How to Fix (and Avoid) Traffic Drops after a Website Redesign

blog / How to Fix (and Avoid) Traffic Drops after a Website Redesign

“Due to the ever-evolving technology, websites, if not redesigned, are always becoming outdated in at most two years. All websites inevitably undergo regular redesigning in a year or two to deliver the desired results.

Website redesigning often improves organic traffic and conversions. This consequently results in remarkable sales growth.

However, sometimes website redesigning may come with some very negative impact on traffic flow. Several issues like: could cause this traffic drop

Without proper redirection, if proper redirects are not set up to direct users to the new location of pages, users will get lost and think the pages do not exist anymore.

Site structure  The site structure of a website informs the indexing of the site. If the structure changes during a redesign, there ought to be a new sitemap to fast-track re-indexing. Failure to have the sitemap will lead to a drop in traffic levels.

Site copy – website redesigning sometimes involves writing the pages so that the keywords used originally are no longer used. This may affect traffic negatively.

While some low traffic drop levels are inevitable, there is a need to worry when such levels are notably high. A more than 10% traffic drop should send signals that something went wrong and needs improvement. Therefore, it is imperative to avoid the drop before redesigning and appropriately deal with it if it happens after redesigning.

Outlined below are ways in which the menace can be magnificently arrested.

Set up permanent redirects

Redirects should be correctly set more so if the URL has been changed.

If this is not done, crawling & indexing search engines will not find the website’s new version. Hence it will not effectively route traffic to your pages.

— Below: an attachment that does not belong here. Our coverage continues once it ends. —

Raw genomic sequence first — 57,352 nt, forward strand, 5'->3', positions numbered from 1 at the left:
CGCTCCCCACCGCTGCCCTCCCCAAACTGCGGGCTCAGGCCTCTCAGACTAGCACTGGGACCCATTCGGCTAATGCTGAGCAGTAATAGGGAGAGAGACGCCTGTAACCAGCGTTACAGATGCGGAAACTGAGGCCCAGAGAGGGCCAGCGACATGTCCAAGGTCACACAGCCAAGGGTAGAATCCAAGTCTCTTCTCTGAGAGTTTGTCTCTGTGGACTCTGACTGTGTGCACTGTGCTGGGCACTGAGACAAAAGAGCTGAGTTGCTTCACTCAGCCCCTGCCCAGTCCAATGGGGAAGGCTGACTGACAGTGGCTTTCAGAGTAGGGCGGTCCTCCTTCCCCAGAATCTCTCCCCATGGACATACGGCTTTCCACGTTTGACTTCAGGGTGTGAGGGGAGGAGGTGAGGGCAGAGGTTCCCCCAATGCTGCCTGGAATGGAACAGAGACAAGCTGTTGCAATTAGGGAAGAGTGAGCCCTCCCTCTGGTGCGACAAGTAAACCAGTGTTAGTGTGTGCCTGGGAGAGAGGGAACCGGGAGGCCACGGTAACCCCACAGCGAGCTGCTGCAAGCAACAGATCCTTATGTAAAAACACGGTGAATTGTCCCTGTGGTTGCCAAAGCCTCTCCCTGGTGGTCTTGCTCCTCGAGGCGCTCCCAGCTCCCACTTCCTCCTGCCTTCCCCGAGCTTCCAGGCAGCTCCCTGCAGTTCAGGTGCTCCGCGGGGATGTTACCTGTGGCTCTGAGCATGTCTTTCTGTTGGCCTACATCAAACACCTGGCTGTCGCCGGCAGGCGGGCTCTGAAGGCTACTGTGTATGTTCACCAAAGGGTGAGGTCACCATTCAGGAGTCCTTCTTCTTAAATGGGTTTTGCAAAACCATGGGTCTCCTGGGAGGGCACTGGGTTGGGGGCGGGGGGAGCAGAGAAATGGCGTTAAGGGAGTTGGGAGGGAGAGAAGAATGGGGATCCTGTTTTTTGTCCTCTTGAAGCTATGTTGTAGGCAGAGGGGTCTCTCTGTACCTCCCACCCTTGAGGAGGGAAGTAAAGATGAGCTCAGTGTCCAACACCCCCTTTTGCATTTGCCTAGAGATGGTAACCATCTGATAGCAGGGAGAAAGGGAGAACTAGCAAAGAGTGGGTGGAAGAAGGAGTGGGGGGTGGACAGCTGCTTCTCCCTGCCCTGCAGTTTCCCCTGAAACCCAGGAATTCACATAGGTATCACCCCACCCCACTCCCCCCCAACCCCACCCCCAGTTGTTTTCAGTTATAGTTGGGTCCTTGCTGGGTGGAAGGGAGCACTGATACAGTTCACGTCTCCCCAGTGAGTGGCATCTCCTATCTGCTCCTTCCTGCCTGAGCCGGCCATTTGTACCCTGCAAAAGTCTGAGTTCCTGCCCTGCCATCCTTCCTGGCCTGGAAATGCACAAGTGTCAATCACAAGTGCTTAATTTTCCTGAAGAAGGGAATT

If URL’s of your site has changed, it will be essential to set up new URLs before launching the website. Making the permanent URL’s as a permanent redirect will signal the search engine bots that the old URL’s have been moved to a new URL. This will assist in redirecting visitors and should be done before launching the new site.

Create a new sitemap

In crawling and indexing the entire website pages, Google uses one of the most significant website features called a sitemap. A sitemap contains a list of all important pages on the website. To speed up the crawling and indexing process and restore the traffic levels, one can submit a sitemap to the search console.

When you redesign your website, the sitemap also changes. If you have not updated the sitemap for your redesigned website, Google won’t be able to crawl all the pages properly, and this ultimately leads to traffic drops. It is important, therefore, to create a sitemap before launching the new site. The sitemap should contain all the important pages on the current site. It should also ideally contain no more than 100 pages. This will help to avoid it being seen as more of a general overview than a comprehensive listing.

Make SEO part of the process.

The content and keywords that bring traffic to the current site must be maintained and transferred to the redesigned site. Consideration should be given to all the keywords and pages ranked and were bringing considerable traffic to the site before changing any content.

To achieve this, an SEO expert should be engaged throughout the redesigning process. The redesign team should be under the expert’s supervision. The expert should be able to assist in avoiding serious issues that can negatively impact traffic flow and advise on changes that will improve the same.

Crawl your existing site and plan your new site architecture

The first task that should take place before redesigning is taking stock of what the existing website contains. This will ensure the valuable information is not lost in the process of redesigning. This information can then successfully be transferred to the new site.

Regardless of the cause of the organic traffic drop, a swift corrective measure should be taken as soon as the drop is noticed. This is because traffic drops can be very costly and can result in permanent loss. The worst-case scenario could be a removal of important pages from the website by the search engine robots. This can happen when the search engine can’t find or index the pages and consider them invalid.”